Forensic entomology is the study of insects/arthropods in a criminal investigation. It is the study of insect biology as it relates to societal problems that come to the attention of the legal profession and that often must be resolved by legal proceedings. In forensic entomology, entomotoxicology is the analysis of toxins in arthropods (mainly flies and beetles) that feed on carrion. It is the use of the insects, and their arthropod relatives that inhabit decomposing remains to aid legal investigations. Using arthropods in a corpse or at a crime scene, investigators can determine whether toxins were present in a body at the time of death.
Forensic entomology in a medicolegal or medicocriminal context focuses on insects that colonize in human tissue in postmortem situations. It plays an especially important role in assessing the early stages of decomposition.
This technique is a major advance in forensics; previously, such determinations were impossible in the case of severely decomposed bodies devoid of intoxicated tissue and bodily fluids. It is a specialized area of investigation; reference to guidance notes on the collection and preservation of specimens is essential. It is the study of insect biology as it relates to societal problems that come to the attention of the legal profession and that often must be resolved by legal proceedings.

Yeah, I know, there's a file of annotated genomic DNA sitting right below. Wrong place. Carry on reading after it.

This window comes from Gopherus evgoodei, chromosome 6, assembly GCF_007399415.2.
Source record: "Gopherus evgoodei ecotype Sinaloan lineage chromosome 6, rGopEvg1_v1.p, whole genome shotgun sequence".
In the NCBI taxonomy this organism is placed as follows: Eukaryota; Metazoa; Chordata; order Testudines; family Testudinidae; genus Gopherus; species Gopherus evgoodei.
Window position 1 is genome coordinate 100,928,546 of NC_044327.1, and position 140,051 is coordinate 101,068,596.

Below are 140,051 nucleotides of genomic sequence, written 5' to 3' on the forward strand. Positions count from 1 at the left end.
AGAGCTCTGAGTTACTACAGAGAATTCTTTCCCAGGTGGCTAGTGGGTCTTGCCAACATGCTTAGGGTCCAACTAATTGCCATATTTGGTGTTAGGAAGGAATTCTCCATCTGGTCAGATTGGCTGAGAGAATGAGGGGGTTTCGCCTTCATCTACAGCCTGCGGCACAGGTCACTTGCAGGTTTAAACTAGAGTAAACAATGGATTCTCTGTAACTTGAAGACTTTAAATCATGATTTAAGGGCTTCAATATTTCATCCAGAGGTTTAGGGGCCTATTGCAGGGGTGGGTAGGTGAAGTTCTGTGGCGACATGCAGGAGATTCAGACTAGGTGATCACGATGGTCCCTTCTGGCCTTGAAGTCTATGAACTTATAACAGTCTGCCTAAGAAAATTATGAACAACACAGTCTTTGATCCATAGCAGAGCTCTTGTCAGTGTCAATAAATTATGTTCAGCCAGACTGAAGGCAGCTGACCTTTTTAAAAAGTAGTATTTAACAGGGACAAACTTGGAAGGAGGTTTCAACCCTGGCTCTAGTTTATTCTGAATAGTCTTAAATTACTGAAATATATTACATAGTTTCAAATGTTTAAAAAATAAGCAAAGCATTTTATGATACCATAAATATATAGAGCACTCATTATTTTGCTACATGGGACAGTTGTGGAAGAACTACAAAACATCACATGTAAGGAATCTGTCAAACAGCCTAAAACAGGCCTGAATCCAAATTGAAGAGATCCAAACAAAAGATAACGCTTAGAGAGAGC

Using Forensic Entomology to Help Establish Time of Death
Forensic Entomology is broken down into three different areas: medicolegal, urban, and stored product pests.
- The medicolegal area focuses on the criminal component in regards to the insects that feast on and are found on human remains.
- The urban area of forensic entomology has components of both civil and legal crimes.
- The final area of forensic entomology is stored product pests. This area focuses on insects that are found in food.
Forensic entomology also helps determine an estimate of how long a person or animal has been deceased or the Post Mortem Interval (PMI). It involves estimating the age of insects developing on human remains; specifically, it involves estimating the time of colonization or time when eggs or larvae are deposited on the remains and the time elapsed since insect activity began (called the postmortem interval, or PMI). Ongoing research into the effects of toxins on arthropod development has also allowed better estimations of postmortem intervals. Investigators can determine this from insects by studying the development of the insect. There are certain insects that are specialized to develop on bodies that are decomposing. Scientists are also trying to use this type of succession development to evaluate the time of death using microorganisms, many of which are responsible for decomposition changes that develop on a dead body.